+++++++++++++

Last month for book club the girls and I decided to do a beach read. Our task choose the most trashy romance novel you can find based on cover and title alone. Now I used to read romance novels when I was a teenager and had my own little collection of harlequins stashed away. And then I grew up. I guess I started to prefer reading my urban fantasy at the beach rather than a bodice ripper. I wanted plot. I wanted character development. I wanted lines that didn’t include ‘see how my body weeps for you’. Bodice rippers bring out the snark in me. I find them hilarious. But it’s the summer…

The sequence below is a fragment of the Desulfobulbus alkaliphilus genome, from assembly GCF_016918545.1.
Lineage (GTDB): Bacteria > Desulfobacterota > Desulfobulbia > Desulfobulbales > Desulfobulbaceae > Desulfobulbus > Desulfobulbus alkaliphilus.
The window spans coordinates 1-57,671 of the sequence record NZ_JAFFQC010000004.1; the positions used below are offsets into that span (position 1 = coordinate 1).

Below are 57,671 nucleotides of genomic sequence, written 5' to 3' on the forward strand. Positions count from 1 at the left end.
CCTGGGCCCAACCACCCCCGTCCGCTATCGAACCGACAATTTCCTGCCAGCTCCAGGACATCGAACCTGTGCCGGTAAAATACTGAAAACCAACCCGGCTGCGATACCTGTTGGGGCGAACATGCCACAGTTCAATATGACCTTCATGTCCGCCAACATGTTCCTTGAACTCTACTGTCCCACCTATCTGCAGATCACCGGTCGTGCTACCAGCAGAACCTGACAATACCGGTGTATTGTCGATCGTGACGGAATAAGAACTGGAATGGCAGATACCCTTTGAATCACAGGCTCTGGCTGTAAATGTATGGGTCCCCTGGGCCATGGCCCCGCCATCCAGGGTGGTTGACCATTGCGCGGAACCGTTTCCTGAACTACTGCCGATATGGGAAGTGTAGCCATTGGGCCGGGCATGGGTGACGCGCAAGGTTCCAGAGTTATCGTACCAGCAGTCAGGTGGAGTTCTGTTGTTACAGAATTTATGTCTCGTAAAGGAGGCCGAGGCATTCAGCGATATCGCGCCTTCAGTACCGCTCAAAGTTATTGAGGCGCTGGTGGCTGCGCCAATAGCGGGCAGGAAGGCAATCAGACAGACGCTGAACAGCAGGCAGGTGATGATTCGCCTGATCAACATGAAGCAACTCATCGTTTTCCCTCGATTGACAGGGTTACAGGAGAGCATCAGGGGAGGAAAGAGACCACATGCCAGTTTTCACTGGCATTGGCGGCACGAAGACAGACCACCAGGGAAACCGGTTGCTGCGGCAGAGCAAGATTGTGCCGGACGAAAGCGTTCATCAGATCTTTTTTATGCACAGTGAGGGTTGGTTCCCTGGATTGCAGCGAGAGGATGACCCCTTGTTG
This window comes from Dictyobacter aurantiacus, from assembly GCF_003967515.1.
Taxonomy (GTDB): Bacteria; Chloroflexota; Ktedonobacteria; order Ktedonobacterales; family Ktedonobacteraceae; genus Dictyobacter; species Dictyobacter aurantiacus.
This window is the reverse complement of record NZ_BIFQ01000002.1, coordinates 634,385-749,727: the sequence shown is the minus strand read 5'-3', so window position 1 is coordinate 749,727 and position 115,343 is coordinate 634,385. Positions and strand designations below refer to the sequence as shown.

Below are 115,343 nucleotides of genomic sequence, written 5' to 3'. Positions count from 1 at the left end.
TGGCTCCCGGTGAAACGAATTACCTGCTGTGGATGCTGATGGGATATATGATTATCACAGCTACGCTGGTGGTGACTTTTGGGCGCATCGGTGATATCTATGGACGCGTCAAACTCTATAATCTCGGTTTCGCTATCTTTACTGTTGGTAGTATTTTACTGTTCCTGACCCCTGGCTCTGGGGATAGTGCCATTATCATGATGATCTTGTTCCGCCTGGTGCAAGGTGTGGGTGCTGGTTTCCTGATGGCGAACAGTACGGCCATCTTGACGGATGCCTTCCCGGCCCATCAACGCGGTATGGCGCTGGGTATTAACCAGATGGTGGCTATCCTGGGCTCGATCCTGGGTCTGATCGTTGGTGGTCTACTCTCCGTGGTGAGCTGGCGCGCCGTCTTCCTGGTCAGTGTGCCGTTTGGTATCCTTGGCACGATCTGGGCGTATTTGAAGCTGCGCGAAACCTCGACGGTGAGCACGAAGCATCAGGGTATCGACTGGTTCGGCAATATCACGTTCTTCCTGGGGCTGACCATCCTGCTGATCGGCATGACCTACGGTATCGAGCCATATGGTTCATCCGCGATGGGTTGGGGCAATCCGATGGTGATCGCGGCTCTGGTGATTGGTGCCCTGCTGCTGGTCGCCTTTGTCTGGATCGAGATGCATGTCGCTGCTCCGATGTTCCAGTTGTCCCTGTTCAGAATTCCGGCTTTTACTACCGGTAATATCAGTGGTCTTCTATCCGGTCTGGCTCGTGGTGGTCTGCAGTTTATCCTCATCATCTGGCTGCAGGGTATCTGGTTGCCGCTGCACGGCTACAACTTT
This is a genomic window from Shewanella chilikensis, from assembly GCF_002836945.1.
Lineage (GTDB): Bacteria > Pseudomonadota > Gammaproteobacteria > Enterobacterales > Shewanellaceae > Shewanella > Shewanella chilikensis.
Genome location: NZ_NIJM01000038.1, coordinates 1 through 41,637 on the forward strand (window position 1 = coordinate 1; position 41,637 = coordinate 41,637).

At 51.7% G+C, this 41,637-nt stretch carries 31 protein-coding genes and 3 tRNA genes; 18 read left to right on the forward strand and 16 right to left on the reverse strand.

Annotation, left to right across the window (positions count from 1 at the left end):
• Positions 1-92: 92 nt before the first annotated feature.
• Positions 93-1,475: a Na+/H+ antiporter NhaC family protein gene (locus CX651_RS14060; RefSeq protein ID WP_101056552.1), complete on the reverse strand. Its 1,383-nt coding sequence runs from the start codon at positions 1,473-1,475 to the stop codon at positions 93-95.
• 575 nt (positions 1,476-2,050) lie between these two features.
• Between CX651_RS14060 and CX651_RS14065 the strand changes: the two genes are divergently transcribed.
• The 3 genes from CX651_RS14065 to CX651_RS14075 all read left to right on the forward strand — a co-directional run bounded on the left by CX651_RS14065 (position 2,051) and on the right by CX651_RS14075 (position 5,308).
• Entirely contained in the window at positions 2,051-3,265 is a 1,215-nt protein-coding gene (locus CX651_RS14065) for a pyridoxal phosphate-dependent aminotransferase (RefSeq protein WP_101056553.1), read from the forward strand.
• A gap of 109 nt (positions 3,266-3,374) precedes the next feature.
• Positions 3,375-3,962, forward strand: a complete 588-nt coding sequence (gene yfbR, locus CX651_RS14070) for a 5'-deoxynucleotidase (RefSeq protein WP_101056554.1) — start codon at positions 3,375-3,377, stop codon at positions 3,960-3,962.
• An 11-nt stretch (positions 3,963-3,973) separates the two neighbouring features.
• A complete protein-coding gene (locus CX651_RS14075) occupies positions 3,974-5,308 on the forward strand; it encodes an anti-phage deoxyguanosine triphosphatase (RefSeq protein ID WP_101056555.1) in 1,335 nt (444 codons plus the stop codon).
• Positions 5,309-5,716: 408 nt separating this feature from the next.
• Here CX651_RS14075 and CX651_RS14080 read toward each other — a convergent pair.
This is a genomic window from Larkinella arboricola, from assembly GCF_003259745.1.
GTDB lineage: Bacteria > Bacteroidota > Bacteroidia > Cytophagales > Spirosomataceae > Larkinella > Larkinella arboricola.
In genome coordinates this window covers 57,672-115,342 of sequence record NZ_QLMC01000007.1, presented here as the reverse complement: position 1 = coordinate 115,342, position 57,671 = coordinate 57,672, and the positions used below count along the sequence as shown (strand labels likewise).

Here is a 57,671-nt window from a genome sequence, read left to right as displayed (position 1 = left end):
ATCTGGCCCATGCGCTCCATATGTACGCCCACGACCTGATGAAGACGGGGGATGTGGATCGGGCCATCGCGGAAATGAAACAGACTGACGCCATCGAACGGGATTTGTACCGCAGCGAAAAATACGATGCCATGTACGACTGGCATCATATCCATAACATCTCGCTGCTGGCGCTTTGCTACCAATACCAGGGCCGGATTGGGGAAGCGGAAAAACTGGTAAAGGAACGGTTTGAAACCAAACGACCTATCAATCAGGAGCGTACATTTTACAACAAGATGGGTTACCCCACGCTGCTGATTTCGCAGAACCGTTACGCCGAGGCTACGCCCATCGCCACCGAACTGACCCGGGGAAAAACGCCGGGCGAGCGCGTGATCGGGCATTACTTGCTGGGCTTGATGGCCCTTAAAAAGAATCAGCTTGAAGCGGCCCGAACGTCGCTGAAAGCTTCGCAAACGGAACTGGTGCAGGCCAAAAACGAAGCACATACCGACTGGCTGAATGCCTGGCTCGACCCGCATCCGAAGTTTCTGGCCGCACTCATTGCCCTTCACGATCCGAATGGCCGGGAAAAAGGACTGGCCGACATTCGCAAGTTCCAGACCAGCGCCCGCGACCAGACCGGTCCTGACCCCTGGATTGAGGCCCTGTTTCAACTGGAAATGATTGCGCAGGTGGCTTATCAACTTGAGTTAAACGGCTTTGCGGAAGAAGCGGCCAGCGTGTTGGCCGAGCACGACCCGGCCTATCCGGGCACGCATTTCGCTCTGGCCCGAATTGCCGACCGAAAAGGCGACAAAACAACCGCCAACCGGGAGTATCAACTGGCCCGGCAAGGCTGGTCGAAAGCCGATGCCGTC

So I did what we had agreed. Off to the local bookstore I went. I contemplated your typical bodice ripper full of period dresses and heaving bosoms because let’s face it those covers are great. But I decided I wanted something more modern. Now remember I couldn’t read the back blurb, my choice was based on title and cover alone. Savage Nature. Well now that sounds good. I picked it up. Even better since the title on the cover is in glittery holographic gold. You know it has to be good. The cover itself is a jungly, now that I have read it perhaps bayou-y looking setting with a leopard perched on a tree above a short haired, tank top wearing blonde. I am thinking tomb raider-esque story. ‘She’ll fall prey to peril and passion’. See this might be good. I apparently ignored the whole ‘A Leopard novel’ which in my addled brain I would have taken to mean that the blonde and Nathan Drake are either searching for an elusive Leopard object or that they decide to save some leopards…or something. I should have known it was paranormal romance. Bonus to the cover though it opens up to show another cover of our hero a ripped specimen of man. At least I got some eye candy.